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Publication numberUS8591932 B2
Publication typeGrant
Application numberUS 12/561,927
Publication date26 Nov 2013
Filing date17 Sep 2009
Priority date17 Sep 2009
Fee statusPaid
Also published asCA2774494A1, CA2838352A1, CN102695530A, EP2477668A2, US20110064781, US20110065085, US20140128544, WO2011035001A2, WO2011035001A3, WO2011035001A8
Publication number12561927, 561927, US 8591932 B2, US 8591932B2, US-B2-8591932, US8591932 B2, US8591932B2
InventorsRobert L. Cleek, Paul D Drumheller, Mei Li, Nora Mardirosian
Original AssigneeW. L. Gore & Associates, Inc.
Export CitationBiBTeX, EndNote, RefMan
External Links: USPTO, USPTO Assignment, Espacenet
Heparin entities and methods of use
US 8591932 B2
Abstract
The present invention relates to immobilized biologically active entities that retain a significant biological activity following manipulation. The invention also comprises a medical substrate comprising a heparin entity bound onto a substrate via at least one heparin molecule, wherein said bound heparin entity is heparinase-1 sensitive.
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Claims(21)
The invention claimed is:
1. A medical substrate comprising:
a heparin entity bound onto a substrate via at least one heparin molecule, wherein said heparin entity comprises at least one heparin molecule and at least one core molecule, wherein said bound heparin entity is heparinase sensitive, and wherein said heparin molecule is bound to said substrate by one of: an end point attachment, a loop attachment, an end point aldehyde attachment, and an aldehyde attachment along the length of said heparin molecule.
2. The medical substrate of claim 1, wherein said substrate is selected from the group consisting of polyethylene, polyurethane, silicone, polyamide-containing polymers, polypropylene, polytetrafluoroethylene, expanded-polytetrafluoroethylene and biocompatible metals.
3. The medical substrate of claim 2, wherein said substrate is expanded-polytetrafluoroethylene.
4. The medical substrate of claim 2, wherein said biocompatible metal is Nitinol.
5. The medical substrate of claim 1, wherein said substrate is a component of a medical device.
6. The medical substrate of claim 5, wherein said medical device is selected from the group consisting of grafts, vascular grafts, stents, stent-grafts, bifurcated grafts, bifurcated stents, bifurcated stent-grafts, patches, plugs, drug delivery devices, catheters, cardiac leads, balloons and indwelling filters.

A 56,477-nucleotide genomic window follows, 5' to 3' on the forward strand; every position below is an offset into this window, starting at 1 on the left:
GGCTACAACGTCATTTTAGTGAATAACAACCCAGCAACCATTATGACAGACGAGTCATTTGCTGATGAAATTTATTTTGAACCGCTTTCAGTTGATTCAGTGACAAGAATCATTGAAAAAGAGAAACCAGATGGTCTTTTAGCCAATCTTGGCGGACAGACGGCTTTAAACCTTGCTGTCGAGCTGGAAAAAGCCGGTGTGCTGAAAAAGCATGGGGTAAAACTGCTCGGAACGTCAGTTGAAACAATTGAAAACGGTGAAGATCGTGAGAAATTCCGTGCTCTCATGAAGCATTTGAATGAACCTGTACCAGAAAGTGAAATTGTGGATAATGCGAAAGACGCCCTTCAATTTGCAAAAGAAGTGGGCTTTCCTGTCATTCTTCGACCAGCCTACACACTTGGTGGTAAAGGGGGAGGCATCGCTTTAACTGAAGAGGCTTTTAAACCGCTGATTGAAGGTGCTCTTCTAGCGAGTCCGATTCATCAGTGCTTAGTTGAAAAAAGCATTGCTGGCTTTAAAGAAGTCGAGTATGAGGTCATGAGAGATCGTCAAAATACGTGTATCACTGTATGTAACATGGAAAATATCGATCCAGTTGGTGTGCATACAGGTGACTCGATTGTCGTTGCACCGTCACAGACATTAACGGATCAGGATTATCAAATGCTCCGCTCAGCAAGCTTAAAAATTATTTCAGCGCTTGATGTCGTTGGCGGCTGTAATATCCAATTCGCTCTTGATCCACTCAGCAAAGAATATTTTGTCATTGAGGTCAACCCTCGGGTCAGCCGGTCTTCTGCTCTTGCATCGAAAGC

7. The medical substrate of claim 6, wherein said stents can be used in cardiac, peripheral or neurological applications.
8. The medical substrate of claim 6, wherein said stent-grafts can be used in cardiac, peripheral or neurological applications.
9. The medical substrate of claim 1, wherein said core molecule is either cyclic, linear, branched, dendritic, Y, T, or star shaped.
10. The medical substrate of claim 1, wherein said core molecule is selected from the group consisting of proteins, hydrocarbons, aminoglycosides, polysaccharides and polymers.
11. The medical substrate of claim 10, wherein said protein is selected from the group consisting of albumin, colistin and polylysine.
12. The medical substrate of claim 10, wherein said polysaccharide is selected from the group consisting of cyclodextrin, cellulose, and chitosan.
13. The medical substrate of claim 10, wherein said polymer is selected from the group consisting of polyethylene glycol (PEG) and co-polymers tetrafluoroethylene.
14. The medical substrate of claim 1, wherein said heparin is derived from bovine or porcine sources.
15. The medical substrate of claim 1, wherein after heparinase treatment heparin or fragments thereof will not be detected on said substrate.
16. The medical substrate of claim 1, wherein after heparinase treatment heparin or fragments thereof will be detected at a significantly lower level than before heparinase treatment on said substrate.
17. The medical substrate of claim 15, wherein heparin or fragments thereof are detected by a label that binds to heparin or fragments thereof.
18. The medical substrate of claim 17, wherein said label that binds to heparin or fragments thereof is selected from the group consisting of dyes, polyclonal antibodies, and proteins.
19. The medical substrate of claim 18, wherein said dye is toluidine blue.
20. The medical substrate of claim 1, wherein after heparinase treatment an insignificant amount of toluidine blue will bind to residual heparin or fragments thereof but will not be visually detected on said substrate.
21. The medical substrate of claim 1, wherein after heparinase treatment an insignificant amount of toluidine blue will bind to residual heparin or fragments thereof, and wherein detector readings will be about background levels or be insignificantly different from background when compared to a substrate without heparin entities.
Description
FIELD OF THE INVENTION